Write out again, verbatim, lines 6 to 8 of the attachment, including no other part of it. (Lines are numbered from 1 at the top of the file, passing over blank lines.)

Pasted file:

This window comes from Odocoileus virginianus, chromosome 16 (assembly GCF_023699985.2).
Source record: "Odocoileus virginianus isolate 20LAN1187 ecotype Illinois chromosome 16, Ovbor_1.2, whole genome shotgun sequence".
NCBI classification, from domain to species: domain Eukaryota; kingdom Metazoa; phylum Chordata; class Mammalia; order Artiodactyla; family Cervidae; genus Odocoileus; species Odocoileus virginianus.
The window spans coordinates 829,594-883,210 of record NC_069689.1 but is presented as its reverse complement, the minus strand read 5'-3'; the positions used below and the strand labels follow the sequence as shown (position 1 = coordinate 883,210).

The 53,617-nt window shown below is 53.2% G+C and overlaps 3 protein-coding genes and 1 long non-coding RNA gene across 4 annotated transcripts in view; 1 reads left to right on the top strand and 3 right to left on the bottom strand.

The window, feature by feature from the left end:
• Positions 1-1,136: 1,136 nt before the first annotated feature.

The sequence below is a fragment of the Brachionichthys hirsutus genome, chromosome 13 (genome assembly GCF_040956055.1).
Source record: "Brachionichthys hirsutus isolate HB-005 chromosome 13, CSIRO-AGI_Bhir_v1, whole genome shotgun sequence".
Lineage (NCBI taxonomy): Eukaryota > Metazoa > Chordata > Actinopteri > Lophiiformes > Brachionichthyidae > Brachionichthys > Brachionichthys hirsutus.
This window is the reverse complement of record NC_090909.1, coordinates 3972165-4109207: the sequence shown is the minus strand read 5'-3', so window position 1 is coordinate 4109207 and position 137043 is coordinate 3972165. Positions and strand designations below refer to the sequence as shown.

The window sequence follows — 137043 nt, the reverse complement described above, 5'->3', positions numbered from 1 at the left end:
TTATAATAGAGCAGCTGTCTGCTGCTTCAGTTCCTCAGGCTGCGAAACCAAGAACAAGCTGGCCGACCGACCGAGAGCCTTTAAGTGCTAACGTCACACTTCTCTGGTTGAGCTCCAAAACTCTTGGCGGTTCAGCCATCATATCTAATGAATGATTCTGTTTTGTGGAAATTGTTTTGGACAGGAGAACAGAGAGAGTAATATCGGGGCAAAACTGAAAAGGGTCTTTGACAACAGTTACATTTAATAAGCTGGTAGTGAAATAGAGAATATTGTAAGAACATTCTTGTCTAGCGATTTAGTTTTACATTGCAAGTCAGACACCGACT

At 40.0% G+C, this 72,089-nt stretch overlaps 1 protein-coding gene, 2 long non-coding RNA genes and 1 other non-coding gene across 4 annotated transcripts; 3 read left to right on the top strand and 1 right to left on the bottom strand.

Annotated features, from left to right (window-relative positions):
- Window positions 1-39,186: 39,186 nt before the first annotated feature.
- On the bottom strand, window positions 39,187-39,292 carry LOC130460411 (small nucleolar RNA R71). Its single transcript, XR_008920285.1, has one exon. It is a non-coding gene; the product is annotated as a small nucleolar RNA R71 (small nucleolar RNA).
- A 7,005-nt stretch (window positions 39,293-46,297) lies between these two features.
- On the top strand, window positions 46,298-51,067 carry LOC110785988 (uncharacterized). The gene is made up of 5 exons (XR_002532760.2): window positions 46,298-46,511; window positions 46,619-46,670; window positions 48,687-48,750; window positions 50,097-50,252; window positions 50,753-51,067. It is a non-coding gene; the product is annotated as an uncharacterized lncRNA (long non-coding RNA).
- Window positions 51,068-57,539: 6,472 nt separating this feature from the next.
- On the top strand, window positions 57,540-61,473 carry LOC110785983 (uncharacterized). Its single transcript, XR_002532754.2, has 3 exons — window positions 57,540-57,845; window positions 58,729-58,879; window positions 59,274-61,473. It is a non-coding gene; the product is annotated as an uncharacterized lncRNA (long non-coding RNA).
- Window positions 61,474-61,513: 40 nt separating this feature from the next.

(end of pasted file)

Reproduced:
The window, feature by feature from the left end:
• Positions 1-1,136: 1,136 nt before the first annotated feature.

The sequence below is a fragment of the Brachionichthys hirsutus genome, chromosome 13 (genome assembly GCF_040956055.1).